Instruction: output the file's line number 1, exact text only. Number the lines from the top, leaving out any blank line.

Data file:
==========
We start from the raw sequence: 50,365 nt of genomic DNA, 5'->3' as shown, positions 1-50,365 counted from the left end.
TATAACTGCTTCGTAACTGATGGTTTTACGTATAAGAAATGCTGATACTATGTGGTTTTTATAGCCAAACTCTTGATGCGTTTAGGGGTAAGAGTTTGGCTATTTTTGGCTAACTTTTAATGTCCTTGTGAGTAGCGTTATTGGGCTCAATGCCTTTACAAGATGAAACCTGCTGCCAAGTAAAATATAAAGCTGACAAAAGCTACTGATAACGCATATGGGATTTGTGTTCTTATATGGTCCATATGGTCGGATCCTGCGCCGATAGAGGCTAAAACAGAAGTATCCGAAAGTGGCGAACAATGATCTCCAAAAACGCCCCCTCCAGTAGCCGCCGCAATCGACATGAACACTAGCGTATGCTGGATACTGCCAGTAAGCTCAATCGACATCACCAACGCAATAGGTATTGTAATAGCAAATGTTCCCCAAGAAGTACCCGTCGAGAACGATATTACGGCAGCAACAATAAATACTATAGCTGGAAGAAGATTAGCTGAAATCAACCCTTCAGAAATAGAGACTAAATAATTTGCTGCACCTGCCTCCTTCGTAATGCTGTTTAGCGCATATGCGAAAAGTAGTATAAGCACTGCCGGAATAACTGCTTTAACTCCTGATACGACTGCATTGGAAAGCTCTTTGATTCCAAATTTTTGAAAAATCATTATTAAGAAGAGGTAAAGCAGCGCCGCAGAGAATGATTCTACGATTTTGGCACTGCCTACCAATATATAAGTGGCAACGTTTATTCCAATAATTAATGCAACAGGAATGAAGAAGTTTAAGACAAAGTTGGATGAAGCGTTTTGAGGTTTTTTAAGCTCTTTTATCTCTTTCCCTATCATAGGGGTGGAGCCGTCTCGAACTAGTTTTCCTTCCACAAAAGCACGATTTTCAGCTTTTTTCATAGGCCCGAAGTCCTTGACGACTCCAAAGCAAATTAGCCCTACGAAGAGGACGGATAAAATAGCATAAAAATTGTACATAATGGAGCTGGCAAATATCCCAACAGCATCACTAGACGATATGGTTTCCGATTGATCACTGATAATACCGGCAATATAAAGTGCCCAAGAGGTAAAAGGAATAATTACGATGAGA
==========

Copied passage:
We start from the raw sequence: 50,365 nt of genomic DNA, 5'->3' as shown, positions 1-50,365 counted from the left end.